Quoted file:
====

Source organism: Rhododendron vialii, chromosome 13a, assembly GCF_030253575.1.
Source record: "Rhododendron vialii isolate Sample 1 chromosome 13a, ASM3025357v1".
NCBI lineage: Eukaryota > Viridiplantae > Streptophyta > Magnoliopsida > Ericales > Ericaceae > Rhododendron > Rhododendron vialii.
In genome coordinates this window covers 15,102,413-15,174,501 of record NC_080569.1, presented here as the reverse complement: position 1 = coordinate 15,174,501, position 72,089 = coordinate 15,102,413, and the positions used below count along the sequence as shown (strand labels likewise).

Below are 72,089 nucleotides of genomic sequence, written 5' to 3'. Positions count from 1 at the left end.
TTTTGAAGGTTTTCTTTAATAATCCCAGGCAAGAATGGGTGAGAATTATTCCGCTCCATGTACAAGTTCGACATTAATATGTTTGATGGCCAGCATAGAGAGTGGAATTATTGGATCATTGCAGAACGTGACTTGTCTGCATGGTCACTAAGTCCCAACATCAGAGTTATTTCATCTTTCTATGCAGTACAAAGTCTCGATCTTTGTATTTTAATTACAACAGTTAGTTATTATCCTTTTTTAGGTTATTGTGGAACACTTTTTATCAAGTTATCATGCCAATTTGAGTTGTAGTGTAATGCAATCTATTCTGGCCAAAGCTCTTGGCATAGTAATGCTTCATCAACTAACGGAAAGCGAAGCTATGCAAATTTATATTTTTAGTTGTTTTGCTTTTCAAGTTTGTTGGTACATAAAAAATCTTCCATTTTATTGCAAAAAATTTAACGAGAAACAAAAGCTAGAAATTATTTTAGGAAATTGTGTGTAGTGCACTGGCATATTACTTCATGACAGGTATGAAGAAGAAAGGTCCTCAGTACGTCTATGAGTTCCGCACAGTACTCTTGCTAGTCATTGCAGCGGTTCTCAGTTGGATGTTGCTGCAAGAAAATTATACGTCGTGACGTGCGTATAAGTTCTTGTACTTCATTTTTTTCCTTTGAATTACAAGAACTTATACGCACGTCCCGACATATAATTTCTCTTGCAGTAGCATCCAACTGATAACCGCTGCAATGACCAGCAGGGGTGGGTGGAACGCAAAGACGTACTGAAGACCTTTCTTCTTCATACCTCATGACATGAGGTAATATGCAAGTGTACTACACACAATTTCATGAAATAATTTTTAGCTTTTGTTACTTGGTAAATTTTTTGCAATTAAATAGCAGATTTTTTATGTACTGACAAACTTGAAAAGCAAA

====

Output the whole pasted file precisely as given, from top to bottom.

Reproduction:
Source organism: Rhododendron vialii, chromosome 13a, assembly GCF_030253575.1.
Source record: "Rhododendron vialii isolate Sample 1 chromosome 13a, ASM3025357v1".
NCBI lineage: Eukaryota > Viridiplantae > Streptophyta > Magnoliopsida > Ericales > Ericaceae > Rhododendron > Rhododendron vialii.
In genome coordinates this window covers 15,102,413-15,174,501 of record NC_080569.1, presented here as the reverse complement: position 1 = coordinate 15,174,501, position 72,089 = coordinate 15,102,413, and the positions used below count along the sequence as shown (strand labels likewise).

Below are 72,089 nucleotides of genomic sequence, written 5' to 3'. Positions count from 1 at the left end.
TTTTGAAGGTTTTCTTTAATAATCCCAGGCAAGAATGGGTGAGAATTATTCCGCTCCATGTACAAGTTCGACATTAATATGTTTGATGGCCAGCATAGAGAGTGGAATTATTGGATCATTGCAGAACGTGACTTGTCTGCATGGTCACTAAGTCCCAACATCAGAGTTATTTCATCTTTCTATGCAGTACAAAGTCTCGATCTTTGTATTTTAATTACAACAGTTAGTTATTATCCTTTTTTAGGTTATTGTGGAACACTTTTTATCAAGTTATCATGCCAATTTGAGTTGTAGTGTAATGCAATCTATTCTGGCCAAAGCTCTTGGCATAGTAATGCTTCATCAACTAACGGAAAGCGAAGCTATGCAAATTTATATTTTTAGTTGTTTTGCTTTTCAAGTTTGTTGGTACATAAAAAATCTTCCATTTTATTGCAAAAAATTTAACGAGAAACAAAAGCTAGAAATTATTTTAGGAAATTGTGTGTAGTGCACTGGCATATTACTTCATGACAGGTATGAAGAAGAAAGGTCCTCAGTACGTCTATGAGTTCCGCACAGTACTCTTGCTAGTCATTGCAGCGGTTCTCAGTTGGATGTTGCTGCAAGAAAATTATACGTCGTGACGTGCGTATAAGTTCTTGTACTTCATTTTTTTCCTTTGAATTACAAGAACTTATACGCACGTCCCGACATATAATTTCTCTTGCAGTAGCATCCAACTGATAACCGCTGCAATGACCAGCAGGGGTGGGTGGAACGCAAAGACGTACTGAAGACCTTTCTTCTTCATACCTCATGACATGAGGTAATATGCAAGTGTACTACACACAATTTCATGAAATAATTTTTAGCTTTTGTTACTTGGTAAATTTTTTGCAATTAAATAGCAGATTTTTTATGTACTGACAAACTTGAAAAGCAAA